Eucalyptus adds VMware support for cloud environment

Alex Handy
September 15, 2009 —  Imitation, they say, is the highest form of flattery. Silicon Valley startup Eucalyptus Systems is showing its adulation for Amazon Web Services' APIs by implementing them in its own cloud environment. The result is an installable internal cloud platform: Eucalyptus Enterprise Edition, which can be run on top of VMware.

Matt Reid, vice president of sales and marketing for Eucalyptus, said that this release is intended to drive the adoption of the platform, and as such will be priced low on a per-core basis.

Previous versions of Eucalyptus were built for KVM and Xen, but Rich Wolski, CTO of Eucalyptus, said that supporting VMware means Eucalyptus will be more appealing to enterprise users.

The move to VMware is a part of the long-term plan at Eucalyptus, said Wolski. “That future, we think, is driven by the speed with which the technology rolls forward. When Xen came out, there was a huge upsurge in interest. Then KVM really gained some prominence. We're seeing a lot of interest and technology drive in KVM. I think it will continue this way. If you’re in the business of managing a data center life cycle, you want to be able to capitalize on whatever technology at whatever price."

Of course, the most important part of the support puzzle is the addition of new Amazon APIs. Wolski said that Eucalyptus primarily focuses on adding in the Amazon APIs that are most effective in a service offered within the cloud.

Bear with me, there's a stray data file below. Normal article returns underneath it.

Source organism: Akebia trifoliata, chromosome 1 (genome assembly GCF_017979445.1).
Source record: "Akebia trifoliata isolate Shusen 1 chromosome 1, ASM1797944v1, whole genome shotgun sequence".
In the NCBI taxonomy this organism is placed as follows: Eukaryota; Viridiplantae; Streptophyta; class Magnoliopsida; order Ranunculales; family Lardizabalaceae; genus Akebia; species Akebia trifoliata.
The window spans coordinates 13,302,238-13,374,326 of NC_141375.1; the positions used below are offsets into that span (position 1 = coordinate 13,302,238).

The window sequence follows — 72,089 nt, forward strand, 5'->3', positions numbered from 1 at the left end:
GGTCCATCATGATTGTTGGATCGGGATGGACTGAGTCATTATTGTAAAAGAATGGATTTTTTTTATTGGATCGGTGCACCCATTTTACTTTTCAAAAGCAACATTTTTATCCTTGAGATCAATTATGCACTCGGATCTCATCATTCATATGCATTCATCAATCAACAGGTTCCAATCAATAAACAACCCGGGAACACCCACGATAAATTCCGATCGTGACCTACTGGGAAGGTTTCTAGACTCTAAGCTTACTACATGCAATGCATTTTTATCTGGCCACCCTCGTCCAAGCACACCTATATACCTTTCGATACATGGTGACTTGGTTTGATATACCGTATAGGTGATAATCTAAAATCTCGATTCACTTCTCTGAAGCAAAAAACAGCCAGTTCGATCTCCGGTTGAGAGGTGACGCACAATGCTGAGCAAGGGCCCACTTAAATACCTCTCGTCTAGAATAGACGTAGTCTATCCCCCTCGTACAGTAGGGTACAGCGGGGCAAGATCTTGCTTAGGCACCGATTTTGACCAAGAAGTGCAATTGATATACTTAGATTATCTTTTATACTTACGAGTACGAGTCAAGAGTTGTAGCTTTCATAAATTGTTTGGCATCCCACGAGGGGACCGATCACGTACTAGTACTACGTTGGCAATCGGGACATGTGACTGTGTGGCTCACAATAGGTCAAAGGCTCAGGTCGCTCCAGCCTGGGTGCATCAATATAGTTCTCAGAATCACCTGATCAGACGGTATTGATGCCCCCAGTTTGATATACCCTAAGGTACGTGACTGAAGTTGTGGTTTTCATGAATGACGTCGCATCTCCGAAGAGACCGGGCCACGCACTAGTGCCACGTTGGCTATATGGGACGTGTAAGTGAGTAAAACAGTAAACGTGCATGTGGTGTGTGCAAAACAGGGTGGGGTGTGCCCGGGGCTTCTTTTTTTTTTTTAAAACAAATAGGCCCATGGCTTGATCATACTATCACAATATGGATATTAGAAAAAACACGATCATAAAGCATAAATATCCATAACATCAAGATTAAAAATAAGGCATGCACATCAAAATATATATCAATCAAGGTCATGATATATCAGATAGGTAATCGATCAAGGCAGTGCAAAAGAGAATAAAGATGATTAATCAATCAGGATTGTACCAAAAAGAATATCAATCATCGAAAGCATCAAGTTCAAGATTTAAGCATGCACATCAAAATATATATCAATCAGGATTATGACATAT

“So far we haven't decided one way or the other about the most recent set of [Amazon] API additions," he said. "The ones we're looking at now are the load balancing API and the monitoring and introspection APIs. These are clearly things people want.

"There're cogent arguments for doing them as part of the cloud fabric themselves, as well as arguments against that. We have been careful so far to restrict ourselves to functionality that exists in the cloud layer as a hosted set of services."

The open-source Eucalyptus project should see some major community contributions soon as well. Wolski said that the development team at Eucalyptus Systems has just finished a major refactoring of the code, and prior to its completion, they had been discouraging third-party code contributions. Now that the source code is more solid and past the major overhaul, he said that the community should be able to begin contributing in earnest in November or December.

Related Search Term(s): cloud computing, Eucalyptus, VMware

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